|Front Clutch Assembly|
|Forward Clutch Assembly|
|Reverse Clutch Assembly|
|End Clutch Assembly|
|Planetary Gear Assembly|
|Seals, O-Rings, and Most Internal Gaskets|
|Reverse Kickdown Band, Pawl, and Pin|
|Reverse Servo Assembly|
|Front Differential(Minus Ring Gear)|
|Solenoid Assembly (except 2g has an extra wire and solenoid for lockup which can be deleted)|
|Shift Selector Arm|
Transfer case is specific to automatic. The center section of the case is different. It has taller mounting points on the automatic. The transmission output shaft that goes into the tcase is also automatic specific. These two items should match since there are 22 and 23 spline versions.
Main article: Transfer Case
These are the bolts that secure the transfer case to the transmission. Transfer case bolts are specific to automatic. For a bolt kit you will need 4x MF241319 bolts and 2x MD718549 bolts. JNZ Tuning carries these in stock.
You do need a automatic rear diff when swapping. The gear ratios are different. Easiest way to tell if its automatic or manual is to look at the code tag. This contains diff type, code, and the ratio.
Main article: Rear Differential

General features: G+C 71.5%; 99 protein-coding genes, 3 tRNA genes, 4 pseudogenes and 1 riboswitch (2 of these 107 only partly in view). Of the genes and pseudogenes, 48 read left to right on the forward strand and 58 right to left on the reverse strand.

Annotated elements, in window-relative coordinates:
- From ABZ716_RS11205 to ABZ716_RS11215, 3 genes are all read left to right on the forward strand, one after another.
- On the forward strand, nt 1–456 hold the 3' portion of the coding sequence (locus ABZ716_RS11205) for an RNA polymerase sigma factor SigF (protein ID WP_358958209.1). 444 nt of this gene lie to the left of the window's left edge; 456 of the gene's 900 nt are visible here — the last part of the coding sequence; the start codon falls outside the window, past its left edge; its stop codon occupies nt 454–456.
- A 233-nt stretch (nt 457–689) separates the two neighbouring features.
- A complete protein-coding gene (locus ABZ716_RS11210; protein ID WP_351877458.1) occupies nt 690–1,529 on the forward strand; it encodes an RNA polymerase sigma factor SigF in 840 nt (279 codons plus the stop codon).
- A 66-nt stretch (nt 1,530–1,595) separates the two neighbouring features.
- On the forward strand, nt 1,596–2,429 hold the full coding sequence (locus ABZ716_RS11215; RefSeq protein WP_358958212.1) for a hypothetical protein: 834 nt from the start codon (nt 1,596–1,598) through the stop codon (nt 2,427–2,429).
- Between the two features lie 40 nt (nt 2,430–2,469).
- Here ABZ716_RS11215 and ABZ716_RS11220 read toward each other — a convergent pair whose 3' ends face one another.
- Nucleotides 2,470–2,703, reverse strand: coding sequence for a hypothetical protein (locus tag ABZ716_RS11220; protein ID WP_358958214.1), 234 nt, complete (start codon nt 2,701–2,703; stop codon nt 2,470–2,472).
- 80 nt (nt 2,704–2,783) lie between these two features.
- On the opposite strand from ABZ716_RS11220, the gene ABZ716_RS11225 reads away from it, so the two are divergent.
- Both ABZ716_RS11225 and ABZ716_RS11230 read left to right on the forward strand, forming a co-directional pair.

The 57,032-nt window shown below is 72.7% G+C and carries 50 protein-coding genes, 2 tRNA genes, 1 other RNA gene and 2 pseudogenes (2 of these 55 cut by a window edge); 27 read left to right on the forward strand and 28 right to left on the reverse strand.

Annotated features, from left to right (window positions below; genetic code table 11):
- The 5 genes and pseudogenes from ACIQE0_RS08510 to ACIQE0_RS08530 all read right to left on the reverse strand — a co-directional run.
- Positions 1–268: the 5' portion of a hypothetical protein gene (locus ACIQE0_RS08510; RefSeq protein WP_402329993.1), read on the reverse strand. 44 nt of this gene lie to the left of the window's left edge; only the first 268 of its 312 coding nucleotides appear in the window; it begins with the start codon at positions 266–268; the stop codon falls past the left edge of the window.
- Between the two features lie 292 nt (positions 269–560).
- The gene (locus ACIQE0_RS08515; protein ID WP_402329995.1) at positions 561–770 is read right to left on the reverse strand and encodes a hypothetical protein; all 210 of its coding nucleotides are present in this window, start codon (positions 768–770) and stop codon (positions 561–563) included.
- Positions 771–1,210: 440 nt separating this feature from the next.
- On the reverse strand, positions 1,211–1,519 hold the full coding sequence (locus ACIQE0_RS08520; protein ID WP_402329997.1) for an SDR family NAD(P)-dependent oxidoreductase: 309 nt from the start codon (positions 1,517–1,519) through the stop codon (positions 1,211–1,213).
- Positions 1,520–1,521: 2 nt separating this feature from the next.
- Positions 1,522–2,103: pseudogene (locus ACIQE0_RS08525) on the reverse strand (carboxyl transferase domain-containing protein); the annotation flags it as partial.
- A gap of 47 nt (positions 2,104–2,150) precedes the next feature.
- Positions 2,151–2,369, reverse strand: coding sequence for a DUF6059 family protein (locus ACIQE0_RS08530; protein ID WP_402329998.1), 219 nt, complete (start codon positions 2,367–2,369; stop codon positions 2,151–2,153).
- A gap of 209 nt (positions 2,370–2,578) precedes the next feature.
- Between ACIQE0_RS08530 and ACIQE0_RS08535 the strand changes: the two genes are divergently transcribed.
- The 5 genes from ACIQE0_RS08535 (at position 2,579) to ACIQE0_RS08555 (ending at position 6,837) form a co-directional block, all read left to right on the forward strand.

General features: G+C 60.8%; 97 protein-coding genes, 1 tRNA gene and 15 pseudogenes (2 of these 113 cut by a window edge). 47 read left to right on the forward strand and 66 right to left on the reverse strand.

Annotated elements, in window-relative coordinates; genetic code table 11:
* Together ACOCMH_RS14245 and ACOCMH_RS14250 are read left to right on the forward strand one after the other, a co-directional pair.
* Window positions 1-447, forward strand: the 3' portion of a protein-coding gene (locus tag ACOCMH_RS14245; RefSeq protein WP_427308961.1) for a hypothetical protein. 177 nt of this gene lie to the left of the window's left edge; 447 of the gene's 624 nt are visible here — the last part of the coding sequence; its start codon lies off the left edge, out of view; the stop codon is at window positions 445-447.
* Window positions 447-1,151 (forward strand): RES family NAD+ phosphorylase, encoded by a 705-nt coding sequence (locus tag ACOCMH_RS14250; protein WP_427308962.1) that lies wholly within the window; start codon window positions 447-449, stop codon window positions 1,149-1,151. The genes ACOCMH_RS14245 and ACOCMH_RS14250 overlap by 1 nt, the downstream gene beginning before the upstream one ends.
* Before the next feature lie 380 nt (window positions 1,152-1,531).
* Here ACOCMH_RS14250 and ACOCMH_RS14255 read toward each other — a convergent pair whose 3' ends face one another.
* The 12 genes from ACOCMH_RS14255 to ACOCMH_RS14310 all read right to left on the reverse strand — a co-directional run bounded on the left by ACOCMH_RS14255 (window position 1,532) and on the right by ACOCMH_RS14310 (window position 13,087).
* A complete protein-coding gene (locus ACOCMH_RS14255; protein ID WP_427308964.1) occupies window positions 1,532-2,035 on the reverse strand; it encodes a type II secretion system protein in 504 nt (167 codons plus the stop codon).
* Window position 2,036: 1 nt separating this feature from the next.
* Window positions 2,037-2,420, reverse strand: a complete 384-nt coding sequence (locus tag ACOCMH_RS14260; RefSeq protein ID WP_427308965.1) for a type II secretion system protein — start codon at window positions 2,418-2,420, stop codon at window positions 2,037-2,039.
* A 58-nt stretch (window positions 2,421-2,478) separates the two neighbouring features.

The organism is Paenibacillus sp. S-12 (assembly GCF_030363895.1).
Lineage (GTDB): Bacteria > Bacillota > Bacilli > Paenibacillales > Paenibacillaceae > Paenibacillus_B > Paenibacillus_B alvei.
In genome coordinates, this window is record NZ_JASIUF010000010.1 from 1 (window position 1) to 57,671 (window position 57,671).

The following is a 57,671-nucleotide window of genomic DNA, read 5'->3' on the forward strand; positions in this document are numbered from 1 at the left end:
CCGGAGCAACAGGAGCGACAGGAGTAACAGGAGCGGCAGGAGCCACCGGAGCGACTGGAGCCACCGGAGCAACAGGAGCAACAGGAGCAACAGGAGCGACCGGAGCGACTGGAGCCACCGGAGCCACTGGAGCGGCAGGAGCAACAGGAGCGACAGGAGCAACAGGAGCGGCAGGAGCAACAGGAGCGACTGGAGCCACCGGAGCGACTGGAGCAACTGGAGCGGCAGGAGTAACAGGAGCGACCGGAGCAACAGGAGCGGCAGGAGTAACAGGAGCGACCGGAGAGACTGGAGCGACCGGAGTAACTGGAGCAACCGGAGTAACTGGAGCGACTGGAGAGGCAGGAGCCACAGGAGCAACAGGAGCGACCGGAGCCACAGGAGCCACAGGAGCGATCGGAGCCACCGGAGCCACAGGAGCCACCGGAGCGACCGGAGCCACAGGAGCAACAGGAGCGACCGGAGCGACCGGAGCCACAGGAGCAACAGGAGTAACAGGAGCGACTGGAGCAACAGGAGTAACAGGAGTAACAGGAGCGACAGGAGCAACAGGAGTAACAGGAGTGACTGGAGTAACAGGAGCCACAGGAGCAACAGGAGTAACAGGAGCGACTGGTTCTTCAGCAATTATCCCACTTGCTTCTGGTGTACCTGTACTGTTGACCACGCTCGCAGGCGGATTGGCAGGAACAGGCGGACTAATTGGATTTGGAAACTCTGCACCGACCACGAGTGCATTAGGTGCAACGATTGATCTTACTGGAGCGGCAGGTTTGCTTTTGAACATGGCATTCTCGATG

1G Auto Intermediate Shaft Technically the automatic axles are all different part numbers then manual. However you only really need one. the front passenger side axle has a bump on it to make it easy to pry the axle out of the transmission for servicing. The manual axle does not have this bump and it makes it harder to get it out of the transmission. The front driver side axle you can run a 5 speed axle. The rear axles should match your rear end in the matter of 3 bolt/4 bolt. The manual axles also work fine here.
Main article: Driveshaft & Axles
You do need the automatic roll stops and brackets for an automatic swap. The timing side mount you can use either manual or automatic.
Main article: Mounts
Main article: Wiring
If you intend to run a TCU then you will need it and the harness to make it plug and play. You can wire the TCU into the car if you know automotive wiring. Alternatively you can run a aftermarket TCU or run no TCU and run a ratchet shifter.
Main article: TCU
Technically speaking the engine harness is different in automatic cars. The auto harness goes through the engine harness as well as the under dash harness. It goes near the ECU for the TCU connection, Diagnostic port, center console, shifter, instrument cluster, and the overhead light.